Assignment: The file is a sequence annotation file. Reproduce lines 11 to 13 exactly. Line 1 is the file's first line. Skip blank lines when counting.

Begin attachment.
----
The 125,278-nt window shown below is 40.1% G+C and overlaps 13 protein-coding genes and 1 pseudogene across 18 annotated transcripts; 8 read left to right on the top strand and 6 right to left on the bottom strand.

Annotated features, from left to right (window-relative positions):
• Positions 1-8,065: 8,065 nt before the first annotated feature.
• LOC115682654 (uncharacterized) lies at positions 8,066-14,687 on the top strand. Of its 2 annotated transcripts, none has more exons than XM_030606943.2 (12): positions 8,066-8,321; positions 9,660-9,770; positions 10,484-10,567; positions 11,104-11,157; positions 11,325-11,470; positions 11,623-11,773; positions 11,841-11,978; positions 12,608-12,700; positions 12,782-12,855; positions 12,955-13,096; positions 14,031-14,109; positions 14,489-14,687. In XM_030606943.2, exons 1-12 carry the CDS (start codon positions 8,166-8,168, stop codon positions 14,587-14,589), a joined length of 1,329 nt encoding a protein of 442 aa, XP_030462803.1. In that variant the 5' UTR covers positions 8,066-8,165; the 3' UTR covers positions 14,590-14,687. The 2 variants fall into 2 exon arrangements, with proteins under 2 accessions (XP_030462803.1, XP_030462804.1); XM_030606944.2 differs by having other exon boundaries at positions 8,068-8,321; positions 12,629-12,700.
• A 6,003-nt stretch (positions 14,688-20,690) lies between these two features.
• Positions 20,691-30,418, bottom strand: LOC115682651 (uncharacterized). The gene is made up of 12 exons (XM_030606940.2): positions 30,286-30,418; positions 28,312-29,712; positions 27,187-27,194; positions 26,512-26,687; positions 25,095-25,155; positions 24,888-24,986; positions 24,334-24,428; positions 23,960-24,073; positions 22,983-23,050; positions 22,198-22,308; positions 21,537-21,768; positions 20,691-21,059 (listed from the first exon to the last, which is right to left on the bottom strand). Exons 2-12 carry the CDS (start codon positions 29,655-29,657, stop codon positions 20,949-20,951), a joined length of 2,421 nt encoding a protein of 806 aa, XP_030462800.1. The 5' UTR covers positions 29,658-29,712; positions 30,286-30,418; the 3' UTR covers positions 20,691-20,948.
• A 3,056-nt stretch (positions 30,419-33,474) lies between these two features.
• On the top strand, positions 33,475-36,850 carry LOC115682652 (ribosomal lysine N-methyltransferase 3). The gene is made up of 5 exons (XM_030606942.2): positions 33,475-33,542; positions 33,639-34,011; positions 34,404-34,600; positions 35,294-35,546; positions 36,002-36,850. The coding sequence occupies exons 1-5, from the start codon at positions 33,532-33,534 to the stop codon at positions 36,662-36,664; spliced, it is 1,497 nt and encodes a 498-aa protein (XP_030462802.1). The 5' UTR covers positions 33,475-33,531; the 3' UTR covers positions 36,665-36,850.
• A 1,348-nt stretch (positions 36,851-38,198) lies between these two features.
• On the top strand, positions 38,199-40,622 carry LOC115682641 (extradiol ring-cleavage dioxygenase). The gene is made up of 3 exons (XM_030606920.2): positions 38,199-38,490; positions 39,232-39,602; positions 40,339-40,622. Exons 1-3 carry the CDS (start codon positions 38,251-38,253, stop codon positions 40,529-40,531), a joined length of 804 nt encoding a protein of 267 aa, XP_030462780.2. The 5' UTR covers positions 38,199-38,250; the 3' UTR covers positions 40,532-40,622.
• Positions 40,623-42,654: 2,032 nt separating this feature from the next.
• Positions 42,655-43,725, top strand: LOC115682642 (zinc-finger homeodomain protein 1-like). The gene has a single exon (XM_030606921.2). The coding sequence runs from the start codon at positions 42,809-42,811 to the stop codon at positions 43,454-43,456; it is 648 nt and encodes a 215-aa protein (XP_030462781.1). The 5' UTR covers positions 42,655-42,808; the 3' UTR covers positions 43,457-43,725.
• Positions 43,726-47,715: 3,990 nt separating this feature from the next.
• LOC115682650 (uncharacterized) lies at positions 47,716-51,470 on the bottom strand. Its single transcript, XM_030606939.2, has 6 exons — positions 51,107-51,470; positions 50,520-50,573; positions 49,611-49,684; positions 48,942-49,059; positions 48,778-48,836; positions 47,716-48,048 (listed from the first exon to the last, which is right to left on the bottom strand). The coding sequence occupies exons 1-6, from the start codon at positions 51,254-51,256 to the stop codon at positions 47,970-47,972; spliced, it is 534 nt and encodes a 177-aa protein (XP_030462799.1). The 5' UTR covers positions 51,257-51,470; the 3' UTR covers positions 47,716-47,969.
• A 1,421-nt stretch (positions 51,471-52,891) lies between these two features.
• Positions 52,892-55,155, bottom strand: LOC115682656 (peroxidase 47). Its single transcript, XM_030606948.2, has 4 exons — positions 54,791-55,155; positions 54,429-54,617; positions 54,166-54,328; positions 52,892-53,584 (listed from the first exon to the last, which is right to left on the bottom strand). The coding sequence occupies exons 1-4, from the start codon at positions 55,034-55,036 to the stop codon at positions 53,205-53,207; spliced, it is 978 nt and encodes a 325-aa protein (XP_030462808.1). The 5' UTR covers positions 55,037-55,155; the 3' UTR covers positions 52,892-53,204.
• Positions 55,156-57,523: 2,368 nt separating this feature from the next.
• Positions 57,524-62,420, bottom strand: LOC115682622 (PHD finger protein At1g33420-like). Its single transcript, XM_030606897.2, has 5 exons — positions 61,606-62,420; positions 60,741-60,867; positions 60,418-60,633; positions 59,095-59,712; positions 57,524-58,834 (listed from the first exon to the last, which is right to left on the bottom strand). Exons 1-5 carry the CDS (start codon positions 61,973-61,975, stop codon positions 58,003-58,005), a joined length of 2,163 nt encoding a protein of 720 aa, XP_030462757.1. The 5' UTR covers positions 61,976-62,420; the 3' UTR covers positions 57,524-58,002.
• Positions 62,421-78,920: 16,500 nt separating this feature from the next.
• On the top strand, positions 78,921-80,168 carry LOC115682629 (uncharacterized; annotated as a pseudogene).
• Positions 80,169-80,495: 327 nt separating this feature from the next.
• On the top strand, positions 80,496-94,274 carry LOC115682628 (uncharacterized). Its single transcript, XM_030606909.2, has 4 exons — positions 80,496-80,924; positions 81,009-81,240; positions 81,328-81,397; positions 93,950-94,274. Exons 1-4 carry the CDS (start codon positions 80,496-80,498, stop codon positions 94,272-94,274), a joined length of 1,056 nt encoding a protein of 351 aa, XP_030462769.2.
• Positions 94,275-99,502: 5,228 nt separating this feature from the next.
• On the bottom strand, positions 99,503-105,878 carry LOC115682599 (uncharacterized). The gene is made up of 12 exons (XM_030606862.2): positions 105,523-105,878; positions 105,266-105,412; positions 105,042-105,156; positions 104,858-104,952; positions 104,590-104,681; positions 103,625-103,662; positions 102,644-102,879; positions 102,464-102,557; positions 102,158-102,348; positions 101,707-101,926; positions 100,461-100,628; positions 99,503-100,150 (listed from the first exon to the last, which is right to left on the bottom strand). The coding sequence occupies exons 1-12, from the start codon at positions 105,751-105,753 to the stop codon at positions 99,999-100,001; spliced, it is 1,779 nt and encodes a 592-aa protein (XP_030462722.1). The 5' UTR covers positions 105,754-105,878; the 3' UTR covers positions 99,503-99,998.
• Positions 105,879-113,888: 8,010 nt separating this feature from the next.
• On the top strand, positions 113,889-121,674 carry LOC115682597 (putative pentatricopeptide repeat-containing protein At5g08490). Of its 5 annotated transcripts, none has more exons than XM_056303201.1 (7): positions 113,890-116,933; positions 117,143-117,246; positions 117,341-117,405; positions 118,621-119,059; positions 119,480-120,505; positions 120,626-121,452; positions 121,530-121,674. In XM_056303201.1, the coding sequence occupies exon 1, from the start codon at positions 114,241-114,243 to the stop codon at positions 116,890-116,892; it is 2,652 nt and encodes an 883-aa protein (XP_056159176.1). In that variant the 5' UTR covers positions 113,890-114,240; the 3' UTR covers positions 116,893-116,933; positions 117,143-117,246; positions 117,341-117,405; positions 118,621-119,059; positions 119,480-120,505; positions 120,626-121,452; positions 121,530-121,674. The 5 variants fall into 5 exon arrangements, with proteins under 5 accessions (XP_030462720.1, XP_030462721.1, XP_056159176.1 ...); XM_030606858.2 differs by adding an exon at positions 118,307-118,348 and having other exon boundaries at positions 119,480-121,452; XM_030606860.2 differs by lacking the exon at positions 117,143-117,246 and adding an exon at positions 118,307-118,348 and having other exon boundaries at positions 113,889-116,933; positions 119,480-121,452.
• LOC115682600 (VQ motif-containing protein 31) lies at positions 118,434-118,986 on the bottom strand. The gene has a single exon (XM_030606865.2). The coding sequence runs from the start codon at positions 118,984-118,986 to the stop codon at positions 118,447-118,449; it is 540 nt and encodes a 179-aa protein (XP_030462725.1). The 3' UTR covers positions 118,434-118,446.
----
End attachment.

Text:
• Positions 40,623-42,654: 2,032 nt separating this feature from the next.
• Positions 42,655-43,725, top strand: LOC115682642 (zinc-finger homeodomain protein 1-like). The gene has a single exon (XM_030606921.2). The coding sequence runs from the start codon at positions 42,809-42,811 to the stop codon at positions 43,454-43,456; it is 648 nt and encodes a 215-aa protein (XP_030462781.1). The 5' UTR covers positions 42,655-42,808; the 3' UTR covers positions 43,457-43,725.
• Positions 43,726-47,715: 3,990 nt separating this feature from the next.